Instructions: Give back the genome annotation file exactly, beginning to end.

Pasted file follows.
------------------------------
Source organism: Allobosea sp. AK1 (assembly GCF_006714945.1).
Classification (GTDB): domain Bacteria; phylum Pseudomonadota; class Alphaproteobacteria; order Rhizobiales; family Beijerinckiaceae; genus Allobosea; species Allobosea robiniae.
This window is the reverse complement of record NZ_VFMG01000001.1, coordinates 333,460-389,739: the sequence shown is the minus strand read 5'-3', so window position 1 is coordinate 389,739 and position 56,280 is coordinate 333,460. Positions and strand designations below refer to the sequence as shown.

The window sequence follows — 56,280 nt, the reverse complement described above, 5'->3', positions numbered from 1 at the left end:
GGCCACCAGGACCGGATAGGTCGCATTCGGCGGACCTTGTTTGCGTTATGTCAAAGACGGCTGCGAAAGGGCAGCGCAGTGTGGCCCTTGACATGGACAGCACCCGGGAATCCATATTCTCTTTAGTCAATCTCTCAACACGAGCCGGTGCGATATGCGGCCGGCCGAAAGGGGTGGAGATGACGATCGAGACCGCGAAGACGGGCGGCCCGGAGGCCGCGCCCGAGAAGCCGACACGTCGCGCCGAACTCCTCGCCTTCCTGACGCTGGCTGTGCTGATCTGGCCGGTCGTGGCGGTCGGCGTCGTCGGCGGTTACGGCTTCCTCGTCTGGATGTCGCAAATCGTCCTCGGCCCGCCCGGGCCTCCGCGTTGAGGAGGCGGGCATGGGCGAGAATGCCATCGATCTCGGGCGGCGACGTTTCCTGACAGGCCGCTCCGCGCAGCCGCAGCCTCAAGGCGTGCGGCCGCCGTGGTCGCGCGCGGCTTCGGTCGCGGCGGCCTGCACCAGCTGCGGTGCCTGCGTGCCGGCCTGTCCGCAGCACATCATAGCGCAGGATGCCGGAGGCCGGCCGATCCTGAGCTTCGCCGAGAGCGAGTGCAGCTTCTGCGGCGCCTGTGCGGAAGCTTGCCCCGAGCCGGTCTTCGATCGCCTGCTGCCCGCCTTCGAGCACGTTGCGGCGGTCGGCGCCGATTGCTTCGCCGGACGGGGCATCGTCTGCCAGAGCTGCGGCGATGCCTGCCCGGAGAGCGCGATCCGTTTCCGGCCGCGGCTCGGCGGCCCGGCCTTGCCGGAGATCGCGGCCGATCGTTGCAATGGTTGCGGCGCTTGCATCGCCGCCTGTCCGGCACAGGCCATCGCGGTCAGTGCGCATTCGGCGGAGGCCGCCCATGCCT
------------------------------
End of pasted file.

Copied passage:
Source organism: Allobosea sp. AK1 (assembly GCF_006714945.1).
Classification (GTDB): domain Bacteria; phylum Pseudomonadota; class Alphaproteobacteria; order Rhizobiales; family Beijerinckiaceae; genus Allobosea; species Allobosea robiniae.
This window is the reverse complement of record NZ_VFMG01000001.1, coordinates 333,460-389,739: the sequence shown is the minus strand read 5'-3', so window position 1 is coordinate 389,739 and position 56,280 is coordinate 333,460. Positions and strand designations below refer to the sequence as shown.

The window sequence follows — 56,280 nt, the reverse complement described above, 5'->3', positions numbered from 1 at the left end:
GGCCACCAGGACCGGATAGGTCGCATTCGGCGGACCTTGTTTGCGTTATGTCAAAGACGGCTGCGAAAGGGCAGCGCAGTGTGGCCCTTGACATGGACAGCACCCGGGAATCCATATTCTCTTTAGTCAATCTCTCAACACGAGCCGGTGCGATATGCGGCCGGCCGAAAGGGGTGGAGATGACGATCGAGACCGCGAAGACGGGCGGCCCGGAGGCCGCGCCCGAGAAGCCGACACGTCGCGCCGAACTCCTCGCCTTCCTGACGCTGGCTGTGCTGATCTGGCCGGTCGTGGCGGTCGGCGTCGTCGGCGGTTACGGCTTCCTCGTCTGGATGTCGCAAATCGTCCTCGGCCCGCCCGGGCCTCCGCGTTGAGGAGGCGGGCATGGGCGAGAATGCCATCGATCTCGGGCGGCGACGTTTCCTGACAGGCCGCTCCGCGCAGCCGCAGCCTCAAGGCGTGCGGCCGCCGTGGTCGCGCGCGGCTTCGGTCGCGGCGGCCTGCACCAGCTGCGGTGCCTGCGTGCCGGCCTGTCCGCAGCACATCATAGCGCAGGATGCCGGAGGCCGGCCGATCCTGAGCTTCGCCGAGAGCGAGTGCAGCTTCTGCGGCGCCTGTGCGGAAGCTTGCCCCGAGCCGGTCTTCGATCGCCTGCTGCCCGCCTTCGAGCACGTTGCGGCGGTCGGCGCCGATTGCTTCGCCGGACGGGGCATCGTCTGCCAGAGCTGCGGCGATGCCTGCCCGGAGAGCGCGATCCGTTTCCGGCCGCGGCTCGGCGGCCCGGCCTTGCCGGAGATCGCGGCCGATCGTTGCAATGGTTGCGGCGCTTGCATCGCCGCCTGTCCGGCACAGGCCATCGCGGTCAGTGCGCATTCGGCGGAGGCCGCCCATGCCT